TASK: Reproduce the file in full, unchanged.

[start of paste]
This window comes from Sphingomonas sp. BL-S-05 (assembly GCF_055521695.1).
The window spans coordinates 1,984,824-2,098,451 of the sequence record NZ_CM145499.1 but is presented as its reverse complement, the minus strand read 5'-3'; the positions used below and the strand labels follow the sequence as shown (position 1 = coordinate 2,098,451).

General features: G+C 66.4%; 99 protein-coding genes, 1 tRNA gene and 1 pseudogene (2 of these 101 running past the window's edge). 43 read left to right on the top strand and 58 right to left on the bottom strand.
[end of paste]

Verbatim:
This window comes from Sphingomonas sp. BL-S-05 (assembly GCF_055521695.1).
The window spans coordinates 1,984,824-2,098,451 of the sequence record NZ_CM145499.1 but is presented as its reverse complement, the minus strand read 5'-3'; the positions used below and the strand labels follow the sequence as shown (position 1 = coordinate 2,098,451).

General features: G+C 66.4%; 99 protein-coding genes, 1 tRNA gene and 1 pseudogene (2 of these 101 running past the window's edge). 43 read left to right on the top strand and 58 right to left on the bottom strand.